What Are the Differences Between the Out-of-Court Divorce Options?

What Are the Differences Between the Out-of-Court Divorce Options?

Is staying out of court the best way to proceed when facing the dissolution of your marriage?

Mediation, arbitration, and Collaborative Law all have similarities and differences

Many couples today are looking for ways to avoid costly litigation while maintaining control of their situation when going through a divorce. As such, out-of-court divorce options, such as mediation, arbitration, and Collaborative Law, offer alternatives that can protect families from both expensive legal battles and emotional trauma, according to CNBC. While these out-of-court options are becoming more popular, many people have trouble understanding the differences between each approach and deciding which one may work best for them.

Mediation, arbitration and Collaborative Law

The three main types of out-of-court divorce options are mediation, arbitration, and Collaborative Law. All three approaches fall into the category of Alternative Dispute Resolution. In mediation, a third party mediator, often a family law attorney, helps divorcing spouses decide issues related to divorce and parenting concerns. The final decision, however, is ultimately left to the spouses involved, who may or may not each have their own attorneys during the process. Arbitration is very similar to mediation, except the arbitrator, unlike the mediator, has the legal authority to make binding decisions on the outcome of the divorce. You and your spouse must elect arbitration as an alternative dispute resolution method.

Collaborative Law has a number of significant differences from mediation and arbitration. In Collaborative Law each spouse has their own divorce attorney, but both parties agree to keep the divorce from going to trial. In the Collaborative Law Process, both parties pledge to work together for the mutually best outcome for themselves and their children. If the parties are unable to reach a resolution, they may elect to appoint a collaboratively trained arbitrator to preserve the collaborative process and bring the case to a close. In all three out-of-court options, other outside experts, such as financial advisers and counselors, may be consulted to ensure spouses are able to work towards a fair divorce agreement. In each option, the parties retain control of the process with the guidance and support of attorneys and other professionals. These options are usually far less costly than a litigated outcome. Each of these approaches can work well for parties who are thoughtful problem solvers and who want to be fair with the other spouse while creating an environment for the future in which both parties can focus on meeting the children’s needs.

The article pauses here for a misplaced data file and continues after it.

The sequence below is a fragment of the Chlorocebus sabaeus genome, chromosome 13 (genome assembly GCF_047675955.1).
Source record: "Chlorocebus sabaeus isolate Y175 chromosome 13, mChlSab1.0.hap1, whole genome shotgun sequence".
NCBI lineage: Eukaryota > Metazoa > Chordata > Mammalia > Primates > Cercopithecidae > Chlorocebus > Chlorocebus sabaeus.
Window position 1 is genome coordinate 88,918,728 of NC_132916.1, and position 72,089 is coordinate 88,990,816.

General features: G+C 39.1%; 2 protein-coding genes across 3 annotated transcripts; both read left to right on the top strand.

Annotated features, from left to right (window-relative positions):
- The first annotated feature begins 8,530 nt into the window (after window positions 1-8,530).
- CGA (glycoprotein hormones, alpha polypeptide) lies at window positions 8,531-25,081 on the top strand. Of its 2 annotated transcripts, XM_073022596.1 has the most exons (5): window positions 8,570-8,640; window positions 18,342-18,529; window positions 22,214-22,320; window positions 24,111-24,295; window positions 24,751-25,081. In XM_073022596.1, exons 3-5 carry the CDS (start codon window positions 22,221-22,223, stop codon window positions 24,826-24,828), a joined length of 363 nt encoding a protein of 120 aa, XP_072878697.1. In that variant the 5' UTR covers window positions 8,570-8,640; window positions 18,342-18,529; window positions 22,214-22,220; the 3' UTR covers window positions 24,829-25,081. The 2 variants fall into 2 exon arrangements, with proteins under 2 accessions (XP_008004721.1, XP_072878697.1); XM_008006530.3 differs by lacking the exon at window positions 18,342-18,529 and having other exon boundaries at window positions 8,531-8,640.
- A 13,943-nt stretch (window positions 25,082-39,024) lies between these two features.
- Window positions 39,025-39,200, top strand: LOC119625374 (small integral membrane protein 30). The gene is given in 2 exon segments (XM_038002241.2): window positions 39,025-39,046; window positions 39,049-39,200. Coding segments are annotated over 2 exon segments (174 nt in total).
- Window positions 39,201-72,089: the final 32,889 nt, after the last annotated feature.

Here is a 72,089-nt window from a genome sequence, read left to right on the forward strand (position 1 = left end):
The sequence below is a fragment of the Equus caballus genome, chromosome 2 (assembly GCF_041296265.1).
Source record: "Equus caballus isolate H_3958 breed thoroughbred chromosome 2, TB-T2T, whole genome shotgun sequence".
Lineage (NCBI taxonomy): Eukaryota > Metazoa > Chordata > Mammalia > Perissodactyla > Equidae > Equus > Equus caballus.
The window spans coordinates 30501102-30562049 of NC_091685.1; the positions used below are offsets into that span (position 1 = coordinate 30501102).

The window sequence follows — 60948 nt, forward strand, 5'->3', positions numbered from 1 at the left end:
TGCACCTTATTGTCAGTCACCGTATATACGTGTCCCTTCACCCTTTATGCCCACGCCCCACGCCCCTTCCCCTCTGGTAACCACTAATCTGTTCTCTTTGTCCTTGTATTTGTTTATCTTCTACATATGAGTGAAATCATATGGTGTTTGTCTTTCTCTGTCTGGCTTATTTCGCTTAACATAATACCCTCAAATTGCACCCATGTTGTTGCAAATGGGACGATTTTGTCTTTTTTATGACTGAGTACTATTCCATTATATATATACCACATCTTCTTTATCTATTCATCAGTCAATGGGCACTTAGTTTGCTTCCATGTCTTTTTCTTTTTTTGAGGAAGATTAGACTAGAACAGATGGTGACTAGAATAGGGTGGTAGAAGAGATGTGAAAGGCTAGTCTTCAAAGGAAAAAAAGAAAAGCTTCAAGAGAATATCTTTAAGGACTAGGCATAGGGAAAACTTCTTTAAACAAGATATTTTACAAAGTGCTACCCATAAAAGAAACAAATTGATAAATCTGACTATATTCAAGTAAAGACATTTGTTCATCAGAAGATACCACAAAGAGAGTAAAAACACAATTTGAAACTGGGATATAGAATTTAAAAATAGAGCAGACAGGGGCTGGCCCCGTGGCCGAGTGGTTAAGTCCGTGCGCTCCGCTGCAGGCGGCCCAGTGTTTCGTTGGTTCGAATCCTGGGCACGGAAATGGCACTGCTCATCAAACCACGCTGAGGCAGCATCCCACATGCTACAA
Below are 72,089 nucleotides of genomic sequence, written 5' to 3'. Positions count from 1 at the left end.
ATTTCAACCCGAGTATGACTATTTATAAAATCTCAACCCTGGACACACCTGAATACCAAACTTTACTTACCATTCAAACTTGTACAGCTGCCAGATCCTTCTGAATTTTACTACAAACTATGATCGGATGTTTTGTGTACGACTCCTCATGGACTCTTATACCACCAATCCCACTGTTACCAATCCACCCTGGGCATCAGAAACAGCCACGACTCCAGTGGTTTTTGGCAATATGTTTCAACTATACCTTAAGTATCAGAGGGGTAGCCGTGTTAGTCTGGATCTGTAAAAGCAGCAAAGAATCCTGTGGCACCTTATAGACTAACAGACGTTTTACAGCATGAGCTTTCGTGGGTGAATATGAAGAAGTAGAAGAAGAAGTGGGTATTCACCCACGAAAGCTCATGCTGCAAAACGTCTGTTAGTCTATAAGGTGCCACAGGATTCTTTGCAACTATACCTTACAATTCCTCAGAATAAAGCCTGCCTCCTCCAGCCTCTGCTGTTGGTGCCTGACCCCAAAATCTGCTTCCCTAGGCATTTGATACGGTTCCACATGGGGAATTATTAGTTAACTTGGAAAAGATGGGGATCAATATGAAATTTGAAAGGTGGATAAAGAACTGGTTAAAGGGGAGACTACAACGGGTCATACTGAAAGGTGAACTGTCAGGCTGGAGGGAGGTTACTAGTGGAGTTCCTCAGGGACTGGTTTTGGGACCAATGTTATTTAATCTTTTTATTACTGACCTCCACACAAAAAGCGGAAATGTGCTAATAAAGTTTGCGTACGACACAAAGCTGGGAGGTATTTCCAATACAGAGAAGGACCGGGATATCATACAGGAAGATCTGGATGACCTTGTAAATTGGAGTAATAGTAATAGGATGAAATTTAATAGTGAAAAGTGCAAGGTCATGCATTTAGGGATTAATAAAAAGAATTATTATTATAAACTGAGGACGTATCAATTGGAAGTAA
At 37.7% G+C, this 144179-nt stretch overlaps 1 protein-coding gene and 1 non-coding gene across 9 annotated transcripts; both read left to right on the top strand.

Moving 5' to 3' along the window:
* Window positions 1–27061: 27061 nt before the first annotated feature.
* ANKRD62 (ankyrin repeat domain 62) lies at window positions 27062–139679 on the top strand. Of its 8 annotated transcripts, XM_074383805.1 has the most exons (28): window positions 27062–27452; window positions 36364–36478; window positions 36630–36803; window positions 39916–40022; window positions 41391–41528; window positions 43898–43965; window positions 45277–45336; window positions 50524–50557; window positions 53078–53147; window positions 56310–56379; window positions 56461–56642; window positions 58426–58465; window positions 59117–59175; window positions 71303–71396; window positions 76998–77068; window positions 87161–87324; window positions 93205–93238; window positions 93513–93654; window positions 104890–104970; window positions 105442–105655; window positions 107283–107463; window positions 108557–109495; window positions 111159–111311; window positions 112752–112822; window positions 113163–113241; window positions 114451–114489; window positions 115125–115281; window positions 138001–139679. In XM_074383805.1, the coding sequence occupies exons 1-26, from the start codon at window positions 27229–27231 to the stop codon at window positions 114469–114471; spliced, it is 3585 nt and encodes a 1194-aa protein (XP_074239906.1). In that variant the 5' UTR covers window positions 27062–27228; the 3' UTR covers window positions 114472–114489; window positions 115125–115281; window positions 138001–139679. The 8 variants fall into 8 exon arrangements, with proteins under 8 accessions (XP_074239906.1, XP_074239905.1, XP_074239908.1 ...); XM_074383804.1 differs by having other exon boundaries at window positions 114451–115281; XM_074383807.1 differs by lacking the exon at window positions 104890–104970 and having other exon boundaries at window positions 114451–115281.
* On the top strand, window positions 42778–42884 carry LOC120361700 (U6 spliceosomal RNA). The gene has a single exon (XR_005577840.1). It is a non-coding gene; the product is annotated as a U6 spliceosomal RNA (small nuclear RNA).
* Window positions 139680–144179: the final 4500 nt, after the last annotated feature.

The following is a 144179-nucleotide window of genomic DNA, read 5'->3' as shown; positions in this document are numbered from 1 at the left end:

Pros and cons of out-of-court options

Most families who choose out-of-court options tend to want to avoid the costly legal battles they often witness their friends or families going through. Indeed, while it is difficult to get an average figure for the cost of divorce, the general consensus is that staying out of court can dramatically reduce costs. Out-of-court options are also popular with parents who want to make sure their children are not exposed to their parents fighting over issues like parenting time and property division. When parties control the outcome, they rarely need to return to court when circumstances change in the future as they have learned to work with one another to resolve issues. This contrasts with litigated outcomes in which parties often return to court multiple times when circumstances change.

Out-of-court options are not right for everybody, however. As U.S. News & World Report notes, in relationships where one spouse feels intimidated by the other spouse then collaboration or mediation are almost certainly bound to fail. Whenever any sort of power imbalance exists, whether it be financial or emotional, then consideration must be given to finding the best method to protect the weaker spouse while controlling the trauma to the entire family of a costly litigation process.

Family law concerns

While the above provides a brief overview of some of the various out-of-court divorce options, if couples want to learn more they should get in touch with a family law attorney. An experienced attorney will be able to advise divorcing couples about what options may be available and whether an out-of-court process may work best for their particular situations.

Littman Family Law and Mediation Services

1772 Emerson Street
Denver, CO 80218
Phone: 303-832-4200
Fax: 303-832-9322
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